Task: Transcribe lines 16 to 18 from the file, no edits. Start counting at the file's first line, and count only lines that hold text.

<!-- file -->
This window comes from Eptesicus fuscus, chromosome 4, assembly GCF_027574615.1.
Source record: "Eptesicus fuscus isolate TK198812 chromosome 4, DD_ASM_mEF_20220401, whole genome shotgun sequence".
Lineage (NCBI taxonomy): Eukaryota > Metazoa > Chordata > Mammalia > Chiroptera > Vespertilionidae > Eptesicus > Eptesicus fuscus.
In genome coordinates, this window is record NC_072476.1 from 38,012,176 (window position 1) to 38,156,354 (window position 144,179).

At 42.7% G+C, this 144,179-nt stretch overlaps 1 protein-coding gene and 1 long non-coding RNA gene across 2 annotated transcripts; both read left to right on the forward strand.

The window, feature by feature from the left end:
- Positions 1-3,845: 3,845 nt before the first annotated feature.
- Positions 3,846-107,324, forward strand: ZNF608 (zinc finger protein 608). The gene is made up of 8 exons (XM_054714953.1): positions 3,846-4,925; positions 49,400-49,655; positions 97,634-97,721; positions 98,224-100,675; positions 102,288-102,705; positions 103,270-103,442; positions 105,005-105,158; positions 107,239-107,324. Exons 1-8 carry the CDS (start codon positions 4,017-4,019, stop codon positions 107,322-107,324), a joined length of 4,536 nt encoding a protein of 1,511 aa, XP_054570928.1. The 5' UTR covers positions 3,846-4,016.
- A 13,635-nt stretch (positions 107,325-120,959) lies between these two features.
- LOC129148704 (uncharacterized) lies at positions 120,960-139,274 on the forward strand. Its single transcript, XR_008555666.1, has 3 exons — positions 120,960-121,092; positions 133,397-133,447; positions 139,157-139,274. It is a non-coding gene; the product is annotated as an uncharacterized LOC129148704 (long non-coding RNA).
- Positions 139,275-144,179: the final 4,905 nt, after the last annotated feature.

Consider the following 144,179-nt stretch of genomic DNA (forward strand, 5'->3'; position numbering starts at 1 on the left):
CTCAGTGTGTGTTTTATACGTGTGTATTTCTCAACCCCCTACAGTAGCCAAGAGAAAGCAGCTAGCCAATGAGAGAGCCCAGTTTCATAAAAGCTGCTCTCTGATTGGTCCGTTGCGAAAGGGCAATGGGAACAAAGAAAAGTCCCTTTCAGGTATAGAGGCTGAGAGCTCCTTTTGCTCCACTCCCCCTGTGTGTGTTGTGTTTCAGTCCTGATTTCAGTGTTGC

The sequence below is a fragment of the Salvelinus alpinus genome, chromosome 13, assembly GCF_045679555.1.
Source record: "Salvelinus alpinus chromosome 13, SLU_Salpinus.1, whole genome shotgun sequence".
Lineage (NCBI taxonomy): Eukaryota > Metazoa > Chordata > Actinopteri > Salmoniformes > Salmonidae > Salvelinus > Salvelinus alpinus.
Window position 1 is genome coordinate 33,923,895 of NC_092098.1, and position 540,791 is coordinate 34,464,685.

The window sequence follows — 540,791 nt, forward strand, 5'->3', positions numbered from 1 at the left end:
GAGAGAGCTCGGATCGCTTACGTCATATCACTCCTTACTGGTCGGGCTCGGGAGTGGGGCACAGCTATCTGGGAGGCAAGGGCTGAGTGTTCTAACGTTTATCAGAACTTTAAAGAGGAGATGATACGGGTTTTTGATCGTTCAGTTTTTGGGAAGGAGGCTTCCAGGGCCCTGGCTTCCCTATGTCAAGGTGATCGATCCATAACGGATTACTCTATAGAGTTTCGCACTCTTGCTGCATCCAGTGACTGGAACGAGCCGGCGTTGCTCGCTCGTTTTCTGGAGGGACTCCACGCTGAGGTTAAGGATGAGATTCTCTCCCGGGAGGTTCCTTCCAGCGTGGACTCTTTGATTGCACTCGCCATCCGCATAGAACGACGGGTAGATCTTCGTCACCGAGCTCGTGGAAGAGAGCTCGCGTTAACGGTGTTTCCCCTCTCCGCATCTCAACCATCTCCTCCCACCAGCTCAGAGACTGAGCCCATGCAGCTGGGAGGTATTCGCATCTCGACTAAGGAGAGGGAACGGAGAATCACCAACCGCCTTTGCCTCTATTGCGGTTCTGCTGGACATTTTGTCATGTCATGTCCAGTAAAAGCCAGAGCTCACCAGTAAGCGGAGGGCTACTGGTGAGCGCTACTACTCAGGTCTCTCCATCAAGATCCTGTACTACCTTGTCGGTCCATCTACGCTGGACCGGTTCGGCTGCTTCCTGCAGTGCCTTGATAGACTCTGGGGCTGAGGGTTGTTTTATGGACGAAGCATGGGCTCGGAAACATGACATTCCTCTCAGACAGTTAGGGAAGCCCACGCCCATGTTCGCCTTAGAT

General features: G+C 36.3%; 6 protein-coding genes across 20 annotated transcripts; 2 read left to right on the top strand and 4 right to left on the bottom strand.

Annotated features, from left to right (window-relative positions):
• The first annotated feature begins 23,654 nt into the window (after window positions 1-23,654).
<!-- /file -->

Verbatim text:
Lineage (NCBI taxonomy): Eukaryota > Metazoa > Chordata > Actinopteri > Salmoniformes > Salmonidae > Salvelinus > Salvelinus alpinus.
Window position 1 is genome coordinate 33,923,895 of NC_092098.1, and position 540,791 is coordinate 34,464,685.

The window sequence follows — 540,791 nt, forward strand, 5'->3', positions numbered from 1 at the left end: